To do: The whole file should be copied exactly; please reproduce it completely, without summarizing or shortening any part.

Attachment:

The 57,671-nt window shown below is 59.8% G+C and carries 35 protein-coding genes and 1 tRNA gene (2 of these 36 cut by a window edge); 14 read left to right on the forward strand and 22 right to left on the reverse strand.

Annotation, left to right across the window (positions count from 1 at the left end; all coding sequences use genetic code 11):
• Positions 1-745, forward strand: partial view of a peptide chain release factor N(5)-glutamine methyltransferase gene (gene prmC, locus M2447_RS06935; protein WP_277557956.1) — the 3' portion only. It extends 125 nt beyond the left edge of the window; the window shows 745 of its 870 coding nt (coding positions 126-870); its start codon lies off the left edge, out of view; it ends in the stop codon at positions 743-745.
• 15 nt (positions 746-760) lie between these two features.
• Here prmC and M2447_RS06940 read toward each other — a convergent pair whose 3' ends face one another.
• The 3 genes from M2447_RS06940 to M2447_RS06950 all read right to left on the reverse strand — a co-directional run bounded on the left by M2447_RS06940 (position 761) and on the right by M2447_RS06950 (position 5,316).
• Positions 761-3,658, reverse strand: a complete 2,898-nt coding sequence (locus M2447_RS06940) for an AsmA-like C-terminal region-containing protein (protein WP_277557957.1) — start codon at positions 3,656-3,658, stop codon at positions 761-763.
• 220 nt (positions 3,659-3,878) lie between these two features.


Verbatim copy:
The 57,671-nt window shown below is 59.8% G+C and carries 35 protein-coding genes and 1 tRNA gene (2 of these 36 cut by a window edge); 14 read left to right on the forward strand and 22 right to left on the reverse strand.

Annotation, left to right across the window (positions count from 1 at the left end; all coding sequences use genetic code 11):
• Positions 1-745, forward strand: partial view of a peptide chain release factor N(5)-glutamine methyltransferase gene (gene prmC, locus M2447_RS06935; protein WP_277557956.1) — the 3' portion only. It extends 125 nt beyond the left edge of the window; the window shows 745 of its 870 coding nt (coding positions 126-870); its start codon lies off the left edge, out of view; it ends in the stop codon at positions 743-745.
• 15 nt (positions 746-760) lie between these two features.
• Here prmC and M2447_RS06940 read toward each other — a convergent pair whose 3' ends face one another.
• The 3 genes from M2447_RS06940 to M2447_RS06950 all read right to left on the reverse strand — a co-directional run bounded on the left by M2447_RS06940 (position 761) and on the right by M2447_RS06950 (position 5,316).
• Positions 761-3,658, reverse strand: a complete 2,898-nt coding sequence (locus M2447_RS06940) for an AsmA-like C-terminal region-containing protein (protein WP_277557957.1) — start codon at positions 3,656-3,658, stop codon at positions 761-763.
• 220 nt (positions 3,659-3,878) lie between these two features.